I’ve not written anything about WikiLeaks recently because I’ve found the whole circus surrounding Julian Assange rather dizzying. Reading the commentariat on Guardian Cif has hardly helped my feverish state of mind over the last few days and I must admit that I found myself beginning to loathe my fellow man for a moment. That moment has passed, I’m glad to say.
Suffice to say, I do think that Julian Assange should probably answer these charges in Sweden, but I also have the feeling that this is indeed part of an obvious and concerted campaign to ‘get him’. None of this dizziness, however, takes away from the fact that WikiLeaks has been serving up some interesting, if hardly surprising, morsels in the diplomatic cables episode [this blog referenced WikiLeaks a couple of years back regarding the leaked BNP membership list – much more exciting]. Hearing that China isn’t a monolithically stupid country convinced that the People’s Democratic Republic of Korea is a bastion of like-minded souls against the world didn’t take my breath away. Nor did the revelation that Putin’s as corrupt as the Church, or that pressure was brought to bear on Spain regarding the Jose Couso case. Sadly, these are slightly depressing truths that we all kind of knew already, just confirmed in dull, bureaucratic language.
To cheer myself up, I’ve been thinking of some things WikiLeaks could reveal in the future. Here are mine. You can share yours in the comments…
- Memos that prove me right about there being little or no evidence of WMDs in Iraq prior to the war, and that Blair misled parliament.
- Stuff about the banks and how they’re all bastards. Ideally some memos proving that they laugh at the rest of us for funding their rescue. Because I’m sure they do.
- Something about alien life. I’m not a conspiracy nut, but after the important-but-nowhere-near-as-exciting-as-it-might-have-been NASA announcement last week, it would be great to read.
- Categorical confirmation that Aznar and the PP intentionally misled the country over 11M.
- Anything that makes Dick Cheney look even madder than he already does (like, he picked out crowns for himself and Bush or something).
- Clear evidence of corruption in FIFA, UEFA and European leagues.
- Anything they have on Dr. David Kelly. I more or less accept the suicide story but the whole case stinks.
- Proof that 9/11 ‘truthers’ are led by a 7-foot lizard.
- Material covering the huge increase in opium crop since the beginning of the Afghanistan war, which companies are profiting and by how much.
- Anything at all to do with Catalan politics. Just so we can see how special they feel.
How about you? What would you like to see revealed by WikiLeaks?
Last night, as I went to bed, the very first precints were announcing results in the US Presidential election. From small areas of eastern states, after about 12,000 votes had been counted, Obama stood at 48% while McCain had 52%. I went to bed with those numbers in my head, convinced that it was impossible for McCain to win but also allowing myself a few fleeting thoughts of just what it would mean if America rejected change for an old man clearly under the spell of the most divisive elements of a radicalising Republican party.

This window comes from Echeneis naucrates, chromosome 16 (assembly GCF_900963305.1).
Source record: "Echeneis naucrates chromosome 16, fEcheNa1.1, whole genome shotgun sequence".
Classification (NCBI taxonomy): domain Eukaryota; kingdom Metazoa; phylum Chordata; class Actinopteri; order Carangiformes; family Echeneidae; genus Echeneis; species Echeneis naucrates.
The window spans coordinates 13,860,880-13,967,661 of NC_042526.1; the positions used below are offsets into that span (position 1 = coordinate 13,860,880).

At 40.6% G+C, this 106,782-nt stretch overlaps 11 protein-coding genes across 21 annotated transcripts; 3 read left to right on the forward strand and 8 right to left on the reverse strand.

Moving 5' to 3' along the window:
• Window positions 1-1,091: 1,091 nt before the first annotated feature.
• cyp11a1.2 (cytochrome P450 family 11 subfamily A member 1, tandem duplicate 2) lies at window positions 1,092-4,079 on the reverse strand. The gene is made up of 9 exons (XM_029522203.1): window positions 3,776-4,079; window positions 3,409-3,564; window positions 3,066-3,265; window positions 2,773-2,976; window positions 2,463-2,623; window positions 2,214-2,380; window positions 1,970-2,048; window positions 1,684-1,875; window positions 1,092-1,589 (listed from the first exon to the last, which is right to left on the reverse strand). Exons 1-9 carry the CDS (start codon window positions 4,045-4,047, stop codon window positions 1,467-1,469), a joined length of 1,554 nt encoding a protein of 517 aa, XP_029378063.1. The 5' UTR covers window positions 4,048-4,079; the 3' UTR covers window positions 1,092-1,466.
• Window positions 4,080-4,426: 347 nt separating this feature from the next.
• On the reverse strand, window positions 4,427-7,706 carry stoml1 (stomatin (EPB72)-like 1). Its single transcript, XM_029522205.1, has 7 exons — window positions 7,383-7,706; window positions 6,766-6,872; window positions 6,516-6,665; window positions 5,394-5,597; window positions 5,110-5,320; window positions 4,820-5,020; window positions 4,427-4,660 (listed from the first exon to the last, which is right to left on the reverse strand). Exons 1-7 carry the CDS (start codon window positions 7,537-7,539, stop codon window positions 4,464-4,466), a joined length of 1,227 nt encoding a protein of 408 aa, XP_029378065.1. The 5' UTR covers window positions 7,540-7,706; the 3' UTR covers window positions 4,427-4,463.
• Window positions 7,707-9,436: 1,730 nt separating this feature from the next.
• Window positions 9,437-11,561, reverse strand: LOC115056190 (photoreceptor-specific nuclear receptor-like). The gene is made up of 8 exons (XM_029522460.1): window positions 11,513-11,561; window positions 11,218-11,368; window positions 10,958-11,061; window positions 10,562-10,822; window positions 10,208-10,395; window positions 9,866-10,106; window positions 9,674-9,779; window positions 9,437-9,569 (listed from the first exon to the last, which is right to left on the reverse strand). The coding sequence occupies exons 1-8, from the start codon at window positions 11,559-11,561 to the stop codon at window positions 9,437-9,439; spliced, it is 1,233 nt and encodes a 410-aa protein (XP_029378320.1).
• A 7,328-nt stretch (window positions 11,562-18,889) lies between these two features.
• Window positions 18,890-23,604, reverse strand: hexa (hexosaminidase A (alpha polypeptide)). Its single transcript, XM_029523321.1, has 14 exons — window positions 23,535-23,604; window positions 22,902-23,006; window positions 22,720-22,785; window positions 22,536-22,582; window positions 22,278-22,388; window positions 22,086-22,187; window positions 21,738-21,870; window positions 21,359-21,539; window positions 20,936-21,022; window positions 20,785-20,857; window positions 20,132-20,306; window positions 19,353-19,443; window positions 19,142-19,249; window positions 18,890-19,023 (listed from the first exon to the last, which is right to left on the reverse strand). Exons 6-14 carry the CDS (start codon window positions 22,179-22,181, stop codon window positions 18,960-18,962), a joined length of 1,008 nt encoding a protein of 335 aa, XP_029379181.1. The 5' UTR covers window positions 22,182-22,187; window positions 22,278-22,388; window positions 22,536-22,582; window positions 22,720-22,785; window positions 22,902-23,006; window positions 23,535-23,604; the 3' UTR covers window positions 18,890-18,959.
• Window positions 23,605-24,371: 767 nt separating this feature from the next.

But I needn’t have worried. Ever since my original endorsement of Mr. Obama, in February 2007, he has achieved good results in the polls. Now, I’m not saying that part of his victory doesn’t come down to the $500m of donations he received, the huge voter registration drive or the support he received from diverse elements of the electorate. But let’s face it: there are different degrees of importance when you look at these matters. And my endorsement was one of the important ones.
Seriously though, for those of you who worry that Obama’s just not far enough from McCain and the Republicans in terms of policy: you may well be right. But the important thing here is that positivity seems to have won out against the politics of fear, which is, if nothing else, a firm rejection of everything that nasty prick Bush (and his foul team of acolytes) stood for.
Bush remains president until late January next year. He’s apparently busy signing anti-environment legislation, destruction of the environment being something close to his heart.
A depressing article at The Guardian discusses the death-toll of the Iraq war, in which between 700,000 and 1.5 million people have died. All studies into the human impact of the war except the Iraq Body Count now estimate a death-toll greater than the total killed by Saddam Hussein in 30 years of dictatorship.
There’s your moral intervention.
UPDATE: Bush has given a highly upbeat speech about how it was all worth it, despite “a high cost in lives and treasure” – whatever the hell that is supposed to mean. I mean seriously, fuck. Treasure? What the hell is the man on about?
Will Nick Cohen, who flip-flopped on the war before settling in favour of indiscriminate suffering and death (tough decision so he must have been right… right?) – will Cohen also give a speech to say “Non, je ne regrette rien”…? No doubt it’ll be rammed with ‘thought experiments’ and other nonsense, though hopefully not references to ‘treasure’.
US investment bank Bear Stearns begs for government bailout.
Meanwhile, Bush says he’s “confident that the economy will improve soon”. Well of course he is. He knows absolutely nothing about how it works.